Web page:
Business Intelligence Forecasts for 2015

Business Intelligence Forecasts for 2015

Anyone professionally involved in an industry has a vested interest in understanding its financial dynamics. If you’re in business intelligence, or considering entering the field, then knowing how it’s growing and which tool companies are the emerging leaders is important to career planning and positioning yourself.

Forbes.com contributor Louis Columbus put together a collection of various forecasts and market estimates for both BI and big data, which is a logical driver for the need to analyze and understand large volumes of information. And there is an interesting commonality to them:

Despite the varying methodologies used in the studies mentioned in this roundup, many share a common set of conclusions. The high priority of gaining greater insights into customers and their needs, more precise information on how to best simplify sales cycles, and streamline customer service are common. The most successful Big Data use cases illustrate how enterprises are getting beyond the constraints that hold them back from being more attentive and responsive to customers.

Here are some of the highlights and some directions professionals might consider:

  • Salesforce, a major player in cloud-based business application services, thinks that adding BI applications and analytics could increase its total addressable market by an 11 percent compound annual growth rate from 2013 to 2018. BI professionals might look to adding working knowledge of the Salesforce platform and associated BI tools as they develop.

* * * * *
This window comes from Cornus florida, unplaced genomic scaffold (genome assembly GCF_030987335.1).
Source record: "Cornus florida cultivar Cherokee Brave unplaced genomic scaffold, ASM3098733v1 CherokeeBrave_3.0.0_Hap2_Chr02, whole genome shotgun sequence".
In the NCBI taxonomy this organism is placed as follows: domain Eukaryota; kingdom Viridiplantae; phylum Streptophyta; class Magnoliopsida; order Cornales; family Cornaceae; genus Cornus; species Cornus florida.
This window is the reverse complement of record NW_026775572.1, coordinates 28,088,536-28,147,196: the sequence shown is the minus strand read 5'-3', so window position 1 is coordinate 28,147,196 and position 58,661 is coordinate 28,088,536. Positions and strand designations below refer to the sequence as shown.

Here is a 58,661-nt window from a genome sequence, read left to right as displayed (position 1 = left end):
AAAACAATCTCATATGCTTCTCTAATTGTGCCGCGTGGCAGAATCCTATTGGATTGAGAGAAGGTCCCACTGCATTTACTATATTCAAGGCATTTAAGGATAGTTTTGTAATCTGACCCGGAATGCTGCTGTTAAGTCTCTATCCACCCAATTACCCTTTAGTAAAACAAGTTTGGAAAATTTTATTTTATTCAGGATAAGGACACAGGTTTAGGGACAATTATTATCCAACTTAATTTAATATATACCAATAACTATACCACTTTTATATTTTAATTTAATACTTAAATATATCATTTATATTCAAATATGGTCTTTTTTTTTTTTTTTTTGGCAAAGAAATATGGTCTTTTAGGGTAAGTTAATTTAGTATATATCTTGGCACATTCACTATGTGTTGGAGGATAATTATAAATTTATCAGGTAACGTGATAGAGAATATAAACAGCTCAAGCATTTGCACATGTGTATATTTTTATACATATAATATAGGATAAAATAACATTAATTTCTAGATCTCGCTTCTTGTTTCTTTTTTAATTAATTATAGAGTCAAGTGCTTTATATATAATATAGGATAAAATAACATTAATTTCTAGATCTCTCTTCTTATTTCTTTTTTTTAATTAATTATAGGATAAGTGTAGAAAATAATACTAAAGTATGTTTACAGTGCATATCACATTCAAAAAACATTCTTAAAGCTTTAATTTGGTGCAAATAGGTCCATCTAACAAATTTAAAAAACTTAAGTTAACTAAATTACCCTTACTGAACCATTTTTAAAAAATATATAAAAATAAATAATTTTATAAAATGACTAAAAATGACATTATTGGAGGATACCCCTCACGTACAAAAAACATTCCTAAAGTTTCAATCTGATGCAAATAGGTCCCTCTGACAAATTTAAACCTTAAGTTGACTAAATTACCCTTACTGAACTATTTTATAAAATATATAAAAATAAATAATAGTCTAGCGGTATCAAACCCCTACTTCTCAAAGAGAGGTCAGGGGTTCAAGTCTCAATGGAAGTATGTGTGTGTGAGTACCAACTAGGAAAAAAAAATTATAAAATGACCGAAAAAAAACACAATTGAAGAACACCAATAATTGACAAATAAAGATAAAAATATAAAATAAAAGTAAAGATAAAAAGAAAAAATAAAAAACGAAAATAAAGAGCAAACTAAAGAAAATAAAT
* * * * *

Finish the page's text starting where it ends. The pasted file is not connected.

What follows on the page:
• The global text analytics market, which is part of BI, is expected to hit $6.5 billion by 2020 at a CAGR of 25.2 percent, according to Allied Market Research. If you haven’t noted before, be sure a resume explicitly mentions the various data types you have worked with. Don’t assume a company will know.
  • The most common and important uses of big data are customer analytics, operational analytics, fraud and compliance, new product service and innovation, and enterprise data warehouse optimization. As with text analytics, professionals should explicitly mention the use cases they’ve had experience with. When a company looks to hire, it wants to know that a person coming in will have as short a learning curve as possible.
  • Three big areas in supply chain management are supply chain visibility, geo-location and mapping data, and product traceability. Supply chain management is a critical area, in general, for BI and a way for companies to improve revenues and reduce costs.
  • Three factors driving interest in big data analytics are finding correlations among multiple data sources, predicting consumer behavior, and predicting product or service sales.

The more you know about the market, the better you can prepare yourself. Such insights can help indicate what expertise to emphasize when seeking a job or promoting yourself as well as which technical areas you should focus on as you continue professional development.

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